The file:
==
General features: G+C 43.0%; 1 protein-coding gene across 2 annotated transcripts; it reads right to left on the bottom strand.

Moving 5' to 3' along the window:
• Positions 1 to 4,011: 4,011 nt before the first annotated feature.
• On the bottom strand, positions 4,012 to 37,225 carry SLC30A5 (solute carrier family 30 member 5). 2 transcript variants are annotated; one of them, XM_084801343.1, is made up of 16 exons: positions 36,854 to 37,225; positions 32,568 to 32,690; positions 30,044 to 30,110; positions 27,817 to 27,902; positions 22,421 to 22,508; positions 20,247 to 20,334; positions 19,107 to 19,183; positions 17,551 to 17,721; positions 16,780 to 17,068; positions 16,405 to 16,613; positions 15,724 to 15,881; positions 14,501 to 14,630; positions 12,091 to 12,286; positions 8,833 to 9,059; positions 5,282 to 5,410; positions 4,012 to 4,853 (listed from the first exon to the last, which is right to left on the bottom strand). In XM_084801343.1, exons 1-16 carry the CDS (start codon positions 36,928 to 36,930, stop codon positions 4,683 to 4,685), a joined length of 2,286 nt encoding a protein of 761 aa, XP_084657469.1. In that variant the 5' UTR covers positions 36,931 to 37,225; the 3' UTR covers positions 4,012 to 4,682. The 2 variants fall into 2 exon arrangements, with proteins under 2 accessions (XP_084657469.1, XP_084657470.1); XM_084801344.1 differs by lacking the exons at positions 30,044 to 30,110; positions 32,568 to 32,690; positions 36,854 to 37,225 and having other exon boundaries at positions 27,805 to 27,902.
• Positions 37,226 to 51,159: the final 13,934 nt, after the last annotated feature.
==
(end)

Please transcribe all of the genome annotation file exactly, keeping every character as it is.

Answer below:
General features: G+C 43.0%; 1 protein-coding gene across 2 annotated transcripts; it reads right to left on the bottom strand.

Moving 5' to 3' along the window:
• Positions 1 to 4,011: 4,011 nt before the first annotated feature.
• On the bottom strand, positions 4,012 to 37,225 carry SLC30A5 (solute carrier family 30 member 5). 2 transcript variants are annotated; one of them, XM_084801343.1, is made up of 16 exons: positions 36,854 to 37,225; positions 32,568 to 32,690; positions 30,044 to 30,110; positions 27,817 to 27,902; positions 22,421 to 22,508; positions 20,247 to 20,334; positions 19,107 to 19,183; positions 17,551 to 17,721; positions 16,780 to 17,068; positions 16,405 to 16,613; positions 15,724 to 15,881; positions 14,501 to 14,630; positions 12,091 to 12,286; positions 8,833 to 9,059; positions 5,282 to 5,410; positions 4,012 to 4,853 (listed from the first exon to the last, which is right to left on the bottom strand). In XM_084801343.1, exons 1-16 carry the CDS (start codon positions 36,928 to 36,930, stop codon positions 4,683 to 4,685), a joined length of 2,286 nt encoding a protein of 761 aa, XP_084657469.1. In that variant the 5' UTR covers positions 36,931 to 37,225; the 3' UTR covers positions 4,012 to 4,682. The 2 variants fall into 2 exon arrangements, with proteins under 2 accessions (XP_084657469.1, XP_084657470.1); XM_084801344.1 differs by lacking the exons at positions 30,044 to 30,110; positions 32,568 to 32,690; positions 36,854 to 37,225 and having other exon boundaries at positions 27,805 to 27,902.
• Positions 37,226 to 51,159: the final 13,934 nt, after the last annotated feature.